Voith opens new centre for hydropower projects in East Africa
Voith has opened its new East Africa Hub in Addis Ababa, aiming to highlight its active contribution to the development of electricity generation from hydropower in East Africa
With this, the technology group will be planning and coordinating projects in nine countries in the east of the continent from this new facility.
In his opening address, Uwe Wehnhardt, CEO of Voith Hydro and member of the corporate management board, emphasised the enormous potential of hydropower in the region.
Wehnhardt said that Voith will work with customers and investors to continue to play an active role in developing a sustainable energy supply in Africa. In this context, Voith will also coordinate training measures from Addis Ababa. The purpose of the training is to pass on the company's extensive expertise in hydropower to local experts.
Speaking about opening up the new hub in Ethiopia, Wehnhardt explained, “Good market conditions and the proximity to our customers and partners, as well as the hydropower market potential and impressive economic development in recent years, make Ethiopia an ideal base for our new site.”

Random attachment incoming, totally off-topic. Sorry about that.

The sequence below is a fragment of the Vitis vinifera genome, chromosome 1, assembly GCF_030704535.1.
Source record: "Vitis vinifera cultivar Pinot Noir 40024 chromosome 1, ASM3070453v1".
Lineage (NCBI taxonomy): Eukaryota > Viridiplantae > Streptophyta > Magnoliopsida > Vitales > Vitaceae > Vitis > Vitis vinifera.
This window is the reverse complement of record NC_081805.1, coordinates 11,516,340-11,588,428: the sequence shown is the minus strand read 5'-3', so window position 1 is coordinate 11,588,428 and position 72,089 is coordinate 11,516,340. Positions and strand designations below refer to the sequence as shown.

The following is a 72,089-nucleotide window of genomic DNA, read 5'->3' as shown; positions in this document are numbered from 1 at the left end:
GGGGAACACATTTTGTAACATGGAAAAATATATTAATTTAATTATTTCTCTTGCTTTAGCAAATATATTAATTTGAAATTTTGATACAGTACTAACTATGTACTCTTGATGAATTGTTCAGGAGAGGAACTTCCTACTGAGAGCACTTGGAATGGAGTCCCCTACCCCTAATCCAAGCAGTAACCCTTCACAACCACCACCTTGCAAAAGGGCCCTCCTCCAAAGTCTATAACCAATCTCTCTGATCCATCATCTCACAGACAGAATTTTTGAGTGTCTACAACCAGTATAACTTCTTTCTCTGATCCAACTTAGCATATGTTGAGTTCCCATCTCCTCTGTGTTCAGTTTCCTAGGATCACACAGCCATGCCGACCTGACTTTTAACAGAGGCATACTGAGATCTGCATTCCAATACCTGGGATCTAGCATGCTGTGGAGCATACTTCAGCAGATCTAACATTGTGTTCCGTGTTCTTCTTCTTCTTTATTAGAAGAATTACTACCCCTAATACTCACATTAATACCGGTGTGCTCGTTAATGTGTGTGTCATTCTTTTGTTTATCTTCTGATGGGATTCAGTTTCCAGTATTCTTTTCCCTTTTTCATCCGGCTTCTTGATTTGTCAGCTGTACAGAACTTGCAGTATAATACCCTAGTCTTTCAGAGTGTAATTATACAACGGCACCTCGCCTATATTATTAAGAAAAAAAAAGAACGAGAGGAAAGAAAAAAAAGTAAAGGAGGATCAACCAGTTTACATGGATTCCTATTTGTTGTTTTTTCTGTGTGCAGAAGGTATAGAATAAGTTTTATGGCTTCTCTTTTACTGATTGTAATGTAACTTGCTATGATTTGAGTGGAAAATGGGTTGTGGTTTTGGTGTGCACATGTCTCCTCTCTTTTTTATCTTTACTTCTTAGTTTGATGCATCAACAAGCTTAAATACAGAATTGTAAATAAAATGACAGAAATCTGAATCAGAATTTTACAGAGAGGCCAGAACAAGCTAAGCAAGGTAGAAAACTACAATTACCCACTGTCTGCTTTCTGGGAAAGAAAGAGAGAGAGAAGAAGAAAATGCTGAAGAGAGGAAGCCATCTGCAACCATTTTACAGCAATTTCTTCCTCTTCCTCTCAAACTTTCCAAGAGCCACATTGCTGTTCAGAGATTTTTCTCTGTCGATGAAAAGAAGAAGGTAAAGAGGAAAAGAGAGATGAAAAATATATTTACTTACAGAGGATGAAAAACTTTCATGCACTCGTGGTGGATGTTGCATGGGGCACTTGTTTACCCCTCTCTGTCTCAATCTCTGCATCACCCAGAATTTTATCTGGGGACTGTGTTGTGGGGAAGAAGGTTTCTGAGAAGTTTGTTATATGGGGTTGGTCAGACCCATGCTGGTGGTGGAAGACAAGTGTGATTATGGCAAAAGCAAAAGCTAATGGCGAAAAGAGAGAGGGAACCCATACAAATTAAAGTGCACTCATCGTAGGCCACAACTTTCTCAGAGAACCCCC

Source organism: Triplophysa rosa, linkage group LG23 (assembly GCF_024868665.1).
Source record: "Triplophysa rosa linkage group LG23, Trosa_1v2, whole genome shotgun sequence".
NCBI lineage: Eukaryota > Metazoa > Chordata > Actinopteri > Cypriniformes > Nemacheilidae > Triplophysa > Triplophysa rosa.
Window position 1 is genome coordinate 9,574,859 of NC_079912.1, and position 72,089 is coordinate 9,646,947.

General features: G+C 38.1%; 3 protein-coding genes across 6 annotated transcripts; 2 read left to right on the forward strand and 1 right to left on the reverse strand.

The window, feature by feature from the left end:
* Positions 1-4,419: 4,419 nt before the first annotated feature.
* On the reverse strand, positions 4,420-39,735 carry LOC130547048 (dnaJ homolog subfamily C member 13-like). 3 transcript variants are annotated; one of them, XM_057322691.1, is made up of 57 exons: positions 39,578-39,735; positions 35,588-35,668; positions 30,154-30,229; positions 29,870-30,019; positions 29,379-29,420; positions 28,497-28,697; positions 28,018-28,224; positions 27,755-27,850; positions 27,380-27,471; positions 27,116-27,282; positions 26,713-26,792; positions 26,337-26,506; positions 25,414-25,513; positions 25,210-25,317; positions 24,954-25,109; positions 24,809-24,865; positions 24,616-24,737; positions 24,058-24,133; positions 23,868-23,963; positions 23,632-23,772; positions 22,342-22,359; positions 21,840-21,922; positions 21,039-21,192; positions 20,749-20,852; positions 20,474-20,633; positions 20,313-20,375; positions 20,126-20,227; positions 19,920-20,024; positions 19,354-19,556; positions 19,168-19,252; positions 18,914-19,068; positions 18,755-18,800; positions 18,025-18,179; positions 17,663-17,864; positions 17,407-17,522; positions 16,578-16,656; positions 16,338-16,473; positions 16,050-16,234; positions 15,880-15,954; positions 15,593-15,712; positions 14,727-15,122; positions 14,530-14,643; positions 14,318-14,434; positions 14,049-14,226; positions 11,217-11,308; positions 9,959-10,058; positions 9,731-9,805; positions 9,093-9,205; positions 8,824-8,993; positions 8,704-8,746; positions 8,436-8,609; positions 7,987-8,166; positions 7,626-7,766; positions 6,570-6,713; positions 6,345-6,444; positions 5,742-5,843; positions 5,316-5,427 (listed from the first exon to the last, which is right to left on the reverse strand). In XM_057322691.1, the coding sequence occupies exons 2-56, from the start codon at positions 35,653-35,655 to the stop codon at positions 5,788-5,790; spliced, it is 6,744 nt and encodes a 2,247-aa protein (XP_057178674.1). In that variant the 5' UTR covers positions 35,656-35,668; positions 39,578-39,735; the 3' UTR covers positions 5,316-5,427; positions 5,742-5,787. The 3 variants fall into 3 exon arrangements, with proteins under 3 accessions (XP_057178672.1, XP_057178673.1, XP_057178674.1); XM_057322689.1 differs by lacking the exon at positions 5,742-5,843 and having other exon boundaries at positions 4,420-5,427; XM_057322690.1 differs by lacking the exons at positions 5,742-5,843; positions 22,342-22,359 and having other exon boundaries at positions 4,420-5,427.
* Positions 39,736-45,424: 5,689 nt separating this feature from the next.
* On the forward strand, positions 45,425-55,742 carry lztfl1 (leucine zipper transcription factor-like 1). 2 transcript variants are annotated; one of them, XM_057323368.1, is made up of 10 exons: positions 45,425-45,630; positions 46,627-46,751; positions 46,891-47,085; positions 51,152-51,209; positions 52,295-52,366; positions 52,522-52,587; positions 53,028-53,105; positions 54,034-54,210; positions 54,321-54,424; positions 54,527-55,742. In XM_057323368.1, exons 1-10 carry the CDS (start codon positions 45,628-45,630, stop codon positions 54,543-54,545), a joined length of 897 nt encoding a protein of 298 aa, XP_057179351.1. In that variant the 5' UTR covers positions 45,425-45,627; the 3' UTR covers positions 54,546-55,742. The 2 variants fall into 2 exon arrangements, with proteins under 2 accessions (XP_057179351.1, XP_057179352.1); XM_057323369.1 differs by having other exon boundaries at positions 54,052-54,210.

“Due to the longstanding history of hydropower projects in Ethiopia, there are a large number of well-trained experts in the country. Some of these experts are now supporting us in our new East Africa Hub,” said Wehnhardt. The good logistics are also a point in favour of Ethiopia. For example, all the countries serviced including Egypt, Kenya, Sudan, South Sudan, Rwanda, Tanzania, Uganda and Zambia can be reached by direct flights.
Already, Ethiopian hydropower plants with Voith technology are supplying up to 900,000 households in the country with clean, sustainable electricity. One of these power stations is Gilgel Gibe I, which went onto the grid in 2004. Its three Francis turbines from Voith have a capacity of more than 180MW. For the Gilgel Gibe II power plant, Voith also supplied four Pelton turbines and generators and the electrical and mechanical equipment. It also trained the power plant personnel. Before Gilgel Gibe II was operational, only 15 per cent of Ethiopian villages had electricity. Nowadays half of all rural communities are connected to the grid.